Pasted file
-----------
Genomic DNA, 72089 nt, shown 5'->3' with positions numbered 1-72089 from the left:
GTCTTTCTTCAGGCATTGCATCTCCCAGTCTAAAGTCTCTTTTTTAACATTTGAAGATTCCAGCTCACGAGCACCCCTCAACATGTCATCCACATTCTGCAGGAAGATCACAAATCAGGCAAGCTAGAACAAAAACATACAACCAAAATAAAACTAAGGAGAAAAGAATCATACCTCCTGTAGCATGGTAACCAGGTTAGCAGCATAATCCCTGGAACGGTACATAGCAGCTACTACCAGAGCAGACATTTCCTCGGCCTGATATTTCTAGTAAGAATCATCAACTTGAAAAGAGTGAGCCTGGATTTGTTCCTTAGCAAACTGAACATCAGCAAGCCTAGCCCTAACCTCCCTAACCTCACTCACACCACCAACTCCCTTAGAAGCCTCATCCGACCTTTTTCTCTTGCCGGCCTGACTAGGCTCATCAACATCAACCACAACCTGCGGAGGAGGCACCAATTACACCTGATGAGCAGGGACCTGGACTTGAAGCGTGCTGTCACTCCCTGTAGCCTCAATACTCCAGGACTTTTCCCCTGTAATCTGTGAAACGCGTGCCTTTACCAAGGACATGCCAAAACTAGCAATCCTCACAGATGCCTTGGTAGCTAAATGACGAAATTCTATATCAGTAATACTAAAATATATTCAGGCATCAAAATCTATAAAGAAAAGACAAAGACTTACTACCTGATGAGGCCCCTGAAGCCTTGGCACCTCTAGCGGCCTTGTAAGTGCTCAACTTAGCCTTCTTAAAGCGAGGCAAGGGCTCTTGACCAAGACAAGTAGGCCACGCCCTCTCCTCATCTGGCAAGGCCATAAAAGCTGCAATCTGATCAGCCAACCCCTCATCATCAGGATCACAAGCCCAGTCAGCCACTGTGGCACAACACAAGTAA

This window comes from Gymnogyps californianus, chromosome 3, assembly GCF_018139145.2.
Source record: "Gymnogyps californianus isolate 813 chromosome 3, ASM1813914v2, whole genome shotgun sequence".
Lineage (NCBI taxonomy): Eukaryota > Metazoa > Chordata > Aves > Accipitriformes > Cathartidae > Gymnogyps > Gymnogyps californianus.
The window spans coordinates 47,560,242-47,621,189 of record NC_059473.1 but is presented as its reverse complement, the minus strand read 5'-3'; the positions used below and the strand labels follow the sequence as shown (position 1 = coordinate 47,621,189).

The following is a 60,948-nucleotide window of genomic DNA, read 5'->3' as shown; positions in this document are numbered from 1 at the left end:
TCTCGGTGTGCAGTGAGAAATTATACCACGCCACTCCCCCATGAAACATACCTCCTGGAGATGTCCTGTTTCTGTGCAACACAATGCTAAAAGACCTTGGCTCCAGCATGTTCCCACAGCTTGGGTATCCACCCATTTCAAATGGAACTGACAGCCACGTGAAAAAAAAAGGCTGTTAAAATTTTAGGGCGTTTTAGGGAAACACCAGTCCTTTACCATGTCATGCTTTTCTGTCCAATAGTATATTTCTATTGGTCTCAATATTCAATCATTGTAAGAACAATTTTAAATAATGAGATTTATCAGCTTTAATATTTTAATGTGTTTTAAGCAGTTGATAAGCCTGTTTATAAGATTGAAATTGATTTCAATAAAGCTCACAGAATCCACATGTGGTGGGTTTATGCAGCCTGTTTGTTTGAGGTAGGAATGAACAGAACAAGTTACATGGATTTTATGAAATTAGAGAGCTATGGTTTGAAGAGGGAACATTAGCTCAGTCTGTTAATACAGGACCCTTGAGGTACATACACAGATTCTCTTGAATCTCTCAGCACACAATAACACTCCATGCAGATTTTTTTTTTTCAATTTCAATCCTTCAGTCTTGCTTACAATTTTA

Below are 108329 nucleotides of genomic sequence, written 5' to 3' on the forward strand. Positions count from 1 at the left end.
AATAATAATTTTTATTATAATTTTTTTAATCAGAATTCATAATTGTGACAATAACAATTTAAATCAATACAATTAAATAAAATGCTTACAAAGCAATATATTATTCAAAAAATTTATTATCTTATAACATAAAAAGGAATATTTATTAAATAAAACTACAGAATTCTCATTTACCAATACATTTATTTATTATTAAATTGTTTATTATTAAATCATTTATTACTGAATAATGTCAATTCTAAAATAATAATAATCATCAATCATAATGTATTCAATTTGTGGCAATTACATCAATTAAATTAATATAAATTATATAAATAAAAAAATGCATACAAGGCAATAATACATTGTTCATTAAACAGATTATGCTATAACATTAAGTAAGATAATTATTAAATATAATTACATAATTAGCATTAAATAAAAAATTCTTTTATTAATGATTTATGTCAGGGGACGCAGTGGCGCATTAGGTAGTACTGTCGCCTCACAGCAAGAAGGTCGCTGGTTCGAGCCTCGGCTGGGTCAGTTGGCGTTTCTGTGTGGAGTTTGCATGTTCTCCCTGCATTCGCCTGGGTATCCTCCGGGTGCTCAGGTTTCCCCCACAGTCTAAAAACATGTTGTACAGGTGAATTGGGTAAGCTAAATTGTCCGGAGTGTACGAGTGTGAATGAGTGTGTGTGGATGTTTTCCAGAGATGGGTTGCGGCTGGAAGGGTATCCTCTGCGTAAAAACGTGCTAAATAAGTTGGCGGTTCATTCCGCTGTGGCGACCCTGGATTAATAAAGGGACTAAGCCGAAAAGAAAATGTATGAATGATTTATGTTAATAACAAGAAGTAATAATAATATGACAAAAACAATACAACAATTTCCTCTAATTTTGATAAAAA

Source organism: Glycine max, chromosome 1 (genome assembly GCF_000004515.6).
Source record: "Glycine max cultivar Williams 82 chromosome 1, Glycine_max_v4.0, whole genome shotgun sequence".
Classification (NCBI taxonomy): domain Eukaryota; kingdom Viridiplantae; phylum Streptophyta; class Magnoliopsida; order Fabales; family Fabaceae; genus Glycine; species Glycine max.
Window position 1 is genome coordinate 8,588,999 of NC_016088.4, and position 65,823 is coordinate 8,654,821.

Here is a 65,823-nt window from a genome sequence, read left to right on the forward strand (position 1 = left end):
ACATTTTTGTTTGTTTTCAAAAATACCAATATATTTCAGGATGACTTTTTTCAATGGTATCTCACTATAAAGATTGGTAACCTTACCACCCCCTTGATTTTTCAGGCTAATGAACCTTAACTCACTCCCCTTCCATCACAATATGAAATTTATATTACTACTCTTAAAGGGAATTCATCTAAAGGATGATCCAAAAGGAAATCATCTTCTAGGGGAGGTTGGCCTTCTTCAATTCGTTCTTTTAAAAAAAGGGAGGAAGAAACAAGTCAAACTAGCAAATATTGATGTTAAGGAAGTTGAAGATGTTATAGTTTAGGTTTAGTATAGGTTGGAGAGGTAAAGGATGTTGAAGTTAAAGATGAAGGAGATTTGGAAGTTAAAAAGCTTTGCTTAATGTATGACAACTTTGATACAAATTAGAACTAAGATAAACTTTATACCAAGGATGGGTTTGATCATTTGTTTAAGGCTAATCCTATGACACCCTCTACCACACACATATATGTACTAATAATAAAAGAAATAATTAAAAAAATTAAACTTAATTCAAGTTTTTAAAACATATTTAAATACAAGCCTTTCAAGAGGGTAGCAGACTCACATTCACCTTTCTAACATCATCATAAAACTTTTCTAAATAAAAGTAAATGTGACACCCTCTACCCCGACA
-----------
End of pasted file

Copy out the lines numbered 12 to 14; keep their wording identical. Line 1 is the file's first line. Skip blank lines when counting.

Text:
Source record: "Glycine max cultivar Williams 82 chromosome 1, Glycine_max_v4.0, whole genome shotgun sequence".
Classification (NCBI taxonomy): domain Eukaryota; kingdom Viridiplantae; phylum Streptophyta; class Magnoliopsida; order Fabales; family Fabaceae; genus Glycine; species Glycine max.
Window position 1 is genome coordinate 8,588,999 of NC_016088.4, and position 65,823 is coordinate 8,654,821.